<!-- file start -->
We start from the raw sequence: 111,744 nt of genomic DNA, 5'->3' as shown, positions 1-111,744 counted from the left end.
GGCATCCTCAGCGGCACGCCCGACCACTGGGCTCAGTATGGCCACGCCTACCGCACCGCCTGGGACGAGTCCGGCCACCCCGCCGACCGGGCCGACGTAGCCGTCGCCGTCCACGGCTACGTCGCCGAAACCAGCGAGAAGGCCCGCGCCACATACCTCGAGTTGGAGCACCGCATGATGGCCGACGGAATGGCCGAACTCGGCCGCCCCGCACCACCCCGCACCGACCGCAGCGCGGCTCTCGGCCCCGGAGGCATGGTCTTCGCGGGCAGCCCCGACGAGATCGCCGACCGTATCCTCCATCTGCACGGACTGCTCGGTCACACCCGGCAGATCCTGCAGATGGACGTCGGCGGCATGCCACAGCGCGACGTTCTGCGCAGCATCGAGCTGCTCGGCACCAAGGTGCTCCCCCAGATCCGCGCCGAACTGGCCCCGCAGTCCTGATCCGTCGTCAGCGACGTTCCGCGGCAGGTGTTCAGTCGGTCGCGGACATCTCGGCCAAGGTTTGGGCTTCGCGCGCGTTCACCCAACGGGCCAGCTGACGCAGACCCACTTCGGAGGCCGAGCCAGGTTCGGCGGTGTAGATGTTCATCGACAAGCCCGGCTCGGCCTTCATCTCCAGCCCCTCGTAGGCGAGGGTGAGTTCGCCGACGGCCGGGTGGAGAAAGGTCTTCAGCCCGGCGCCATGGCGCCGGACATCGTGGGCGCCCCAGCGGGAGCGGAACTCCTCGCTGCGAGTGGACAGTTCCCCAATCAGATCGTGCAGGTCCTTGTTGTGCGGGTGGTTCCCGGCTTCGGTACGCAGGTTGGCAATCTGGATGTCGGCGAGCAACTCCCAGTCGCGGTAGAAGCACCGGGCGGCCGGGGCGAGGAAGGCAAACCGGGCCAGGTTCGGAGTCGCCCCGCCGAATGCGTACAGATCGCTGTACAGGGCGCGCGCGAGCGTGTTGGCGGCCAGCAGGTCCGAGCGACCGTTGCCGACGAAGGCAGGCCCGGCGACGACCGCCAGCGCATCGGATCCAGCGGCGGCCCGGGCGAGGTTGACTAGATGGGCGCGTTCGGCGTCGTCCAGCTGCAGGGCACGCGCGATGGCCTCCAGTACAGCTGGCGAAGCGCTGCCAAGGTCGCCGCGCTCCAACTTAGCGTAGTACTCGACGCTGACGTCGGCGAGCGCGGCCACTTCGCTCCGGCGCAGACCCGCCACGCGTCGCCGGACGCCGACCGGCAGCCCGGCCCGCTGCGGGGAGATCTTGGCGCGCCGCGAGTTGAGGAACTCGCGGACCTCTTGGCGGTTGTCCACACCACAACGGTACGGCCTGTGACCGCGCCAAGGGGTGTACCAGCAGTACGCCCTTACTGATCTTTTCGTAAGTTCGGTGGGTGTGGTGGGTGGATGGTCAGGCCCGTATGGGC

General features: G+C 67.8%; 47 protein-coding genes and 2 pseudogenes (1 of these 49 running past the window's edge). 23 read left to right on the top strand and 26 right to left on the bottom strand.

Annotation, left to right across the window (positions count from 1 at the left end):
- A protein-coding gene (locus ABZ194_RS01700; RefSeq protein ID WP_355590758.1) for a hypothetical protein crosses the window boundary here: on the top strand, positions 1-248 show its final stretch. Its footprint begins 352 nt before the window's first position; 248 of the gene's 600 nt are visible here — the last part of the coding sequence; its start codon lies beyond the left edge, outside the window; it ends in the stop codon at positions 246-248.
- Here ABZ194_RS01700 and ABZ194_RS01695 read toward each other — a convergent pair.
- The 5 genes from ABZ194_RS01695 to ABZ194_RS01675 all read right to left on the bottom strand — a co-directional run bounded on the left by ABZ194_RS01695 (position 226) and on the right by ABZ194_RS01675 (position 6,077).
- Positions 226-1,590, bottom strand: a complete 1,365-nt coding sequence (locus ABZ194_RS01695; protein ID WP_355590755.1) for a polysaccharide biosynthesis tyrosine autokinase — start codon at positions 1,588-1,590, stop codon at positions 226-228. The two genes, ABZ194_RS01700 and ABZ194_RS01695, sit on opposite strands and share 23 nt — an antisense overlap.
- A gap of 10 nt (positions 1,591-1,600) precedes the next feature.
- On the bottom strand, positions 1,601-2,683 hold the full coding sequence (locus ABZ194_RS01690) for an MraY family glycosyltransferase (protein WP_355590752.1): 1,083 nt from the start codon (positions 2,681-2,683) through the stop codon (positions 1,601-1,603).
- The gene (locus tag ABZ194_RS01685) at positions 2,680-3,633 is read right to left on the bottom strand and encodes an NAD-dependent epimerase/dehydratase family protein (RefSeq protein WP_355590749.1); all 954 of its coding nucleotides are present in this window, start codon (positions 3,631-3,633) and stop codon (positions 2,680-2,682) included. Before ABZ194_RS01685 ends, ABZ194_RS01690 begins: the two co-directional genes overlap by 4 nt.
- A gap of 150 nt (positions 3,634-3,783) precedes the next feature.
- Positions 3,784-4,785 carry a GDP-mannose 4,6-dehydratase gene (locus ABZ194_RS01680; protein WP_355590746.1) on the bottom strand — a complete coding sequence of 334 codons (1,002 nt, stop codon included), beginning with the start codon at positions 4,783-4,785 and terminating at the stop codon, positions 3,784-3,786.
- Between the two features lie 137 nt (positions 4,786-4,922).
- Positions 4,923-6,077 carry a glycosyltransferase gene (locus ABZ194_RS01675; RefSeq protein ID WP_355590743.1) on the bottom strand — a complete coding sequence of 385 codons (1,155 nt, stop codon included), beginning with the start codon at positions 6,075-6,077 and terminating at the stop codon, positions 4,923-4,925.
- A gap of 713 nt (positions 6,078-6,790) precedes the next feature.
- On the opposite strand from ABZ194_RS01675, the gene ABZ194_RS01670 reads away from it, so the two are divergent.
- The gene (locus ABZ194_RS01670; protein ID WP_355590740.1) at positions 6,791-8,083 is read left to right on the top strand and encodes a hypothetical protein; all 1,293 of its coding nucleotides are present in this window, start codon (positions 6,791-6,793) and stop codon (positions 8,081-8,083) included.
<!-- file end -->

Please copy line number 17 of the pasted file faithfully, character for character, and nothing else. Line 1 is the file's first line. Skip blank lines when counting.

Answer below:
- On the opposite strand from ABZ194_RS01675, the gene ABZ194_RS01670 reads away from it, so the two are divergent.